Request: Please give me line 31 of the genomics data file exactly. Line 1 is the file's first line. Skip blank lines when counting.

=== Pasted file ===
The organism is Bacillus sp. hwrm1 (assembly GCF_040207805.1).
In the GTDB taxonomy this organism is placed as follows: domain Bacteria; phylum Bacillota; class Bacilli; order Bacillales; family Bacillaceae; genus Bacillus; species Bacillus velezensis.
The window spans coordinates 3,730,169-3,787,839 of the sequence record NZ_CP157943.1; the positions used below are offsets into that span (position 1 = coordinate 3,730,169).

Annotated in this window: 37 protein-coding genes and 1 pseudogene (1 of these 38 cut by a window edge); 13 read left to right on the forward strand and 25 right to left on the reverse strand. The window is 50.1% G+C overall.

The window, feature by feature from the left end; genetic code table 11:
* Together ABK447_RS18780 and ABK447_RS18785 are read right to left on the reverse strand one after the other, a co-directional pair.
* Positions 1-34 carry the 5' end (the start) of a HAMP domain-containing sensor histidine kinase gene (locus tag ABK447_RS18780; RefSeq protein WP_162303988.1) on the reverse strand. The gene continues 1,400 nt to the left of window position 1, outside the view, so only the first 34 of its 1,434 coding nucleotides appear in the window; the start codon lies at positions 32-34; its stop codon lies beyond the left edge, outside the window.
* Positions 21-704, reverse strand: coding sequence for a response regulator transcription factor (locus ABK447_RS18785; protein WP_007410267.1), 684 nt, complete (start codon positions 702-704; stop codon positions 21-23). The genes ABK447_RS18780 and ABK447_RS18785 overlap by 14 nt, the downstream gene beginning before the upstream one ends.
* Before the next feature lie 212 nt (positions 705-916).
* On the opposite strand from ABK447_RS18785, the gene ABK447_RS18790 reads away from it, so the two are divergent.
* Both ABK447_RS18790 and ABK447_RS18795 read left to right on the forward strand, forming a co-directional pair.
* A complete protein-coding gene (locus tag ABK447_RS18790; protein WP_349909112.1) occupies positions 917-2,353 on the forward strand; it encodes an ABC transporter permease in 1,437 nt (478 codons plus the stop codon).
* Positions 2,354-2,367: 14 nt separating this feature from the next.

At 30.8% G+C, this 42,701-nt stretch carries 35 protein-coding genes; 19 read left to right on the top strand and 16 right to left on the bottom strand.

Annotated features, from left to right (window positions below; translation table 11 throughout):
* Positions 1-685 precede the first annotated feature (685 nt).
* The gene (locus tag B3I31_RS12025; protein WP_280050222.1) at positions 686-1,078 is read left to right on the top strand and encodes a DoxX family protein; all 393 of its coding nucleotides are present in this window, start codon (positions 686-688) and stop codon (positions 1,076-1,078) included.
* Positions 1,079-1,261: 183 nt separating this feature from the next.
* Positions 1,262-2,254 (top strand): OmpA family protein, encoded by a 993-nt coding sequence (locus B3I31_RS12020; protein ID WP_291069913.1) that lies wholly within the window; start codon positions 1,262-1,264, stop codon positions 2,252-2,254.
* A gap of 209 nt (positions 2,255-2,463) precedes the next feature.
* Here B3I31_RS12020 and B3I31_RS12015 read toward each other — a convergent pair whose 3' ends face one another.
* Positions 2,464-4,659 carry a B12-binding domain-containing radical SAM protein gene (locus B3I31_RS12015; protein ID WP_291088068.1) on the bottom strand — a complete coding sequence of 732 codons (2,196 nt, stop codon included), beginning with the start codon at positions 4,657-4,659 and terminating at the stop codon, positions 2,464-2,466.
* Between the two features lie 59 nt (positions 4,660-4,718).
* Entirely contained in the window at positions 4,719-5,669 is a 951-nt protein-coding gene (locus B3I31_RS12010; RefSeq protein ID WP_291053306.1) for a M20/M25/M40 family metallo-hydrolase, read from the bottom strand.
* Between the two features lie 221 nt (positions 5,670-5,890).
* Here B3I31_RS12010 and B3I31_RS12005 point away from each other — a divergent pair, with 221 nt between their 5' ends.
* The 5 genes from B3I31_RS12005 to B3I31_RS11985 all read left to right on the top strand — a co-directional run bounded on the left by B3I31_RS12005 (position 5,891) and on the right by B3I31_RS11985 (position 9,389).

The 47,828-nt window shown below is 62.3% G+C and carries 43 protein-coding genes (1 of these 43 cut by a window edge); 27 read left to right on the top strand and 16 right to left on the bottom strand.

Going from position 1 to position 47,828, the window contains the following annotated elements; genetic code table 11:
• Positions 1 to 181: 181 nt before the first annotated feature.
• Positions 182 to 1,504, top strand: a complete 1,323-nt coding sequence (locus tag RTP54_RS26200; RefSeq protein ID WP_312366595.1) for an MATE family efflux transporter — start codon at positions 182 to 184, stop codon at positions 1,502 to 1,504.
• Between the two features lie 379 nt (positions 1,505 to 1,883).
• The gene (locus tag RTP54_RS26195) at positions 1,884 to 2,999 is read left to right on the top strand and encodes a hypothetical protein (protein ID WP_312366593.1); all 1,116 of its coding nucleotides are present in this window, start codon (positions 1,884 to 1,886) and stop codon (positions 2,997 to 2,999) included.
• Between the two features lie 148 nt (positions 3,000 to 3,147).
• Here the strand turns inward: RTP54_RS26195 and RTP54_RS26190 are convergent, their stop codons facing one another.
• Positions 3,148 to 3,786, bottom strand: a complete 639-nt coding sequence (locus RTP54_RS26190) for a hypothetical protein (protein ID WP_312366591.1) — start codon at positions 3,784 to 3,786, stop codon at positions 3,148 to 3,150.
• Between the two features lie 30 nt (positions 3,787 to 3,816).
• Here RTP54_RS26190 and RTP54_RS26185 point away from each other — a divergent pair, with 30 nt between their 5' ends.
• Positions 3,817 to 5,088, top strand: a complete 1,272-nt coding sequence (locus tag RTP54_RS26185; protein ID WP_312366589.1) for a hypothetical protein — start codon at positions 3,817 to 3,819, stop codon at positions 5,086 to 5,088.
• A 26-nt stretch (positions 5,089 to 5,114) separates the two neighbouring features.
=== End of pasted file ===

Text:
• Positions 182 to 1,504, top strand: a complete 1,323-nt coding sequence (locus tag RTP54_RS26200; RefSeq protein ID WP_312366595.1) for an MATE family efflux transporter — start codon at positions 182 to 184, stop codon at positions 1,502 to 1,504.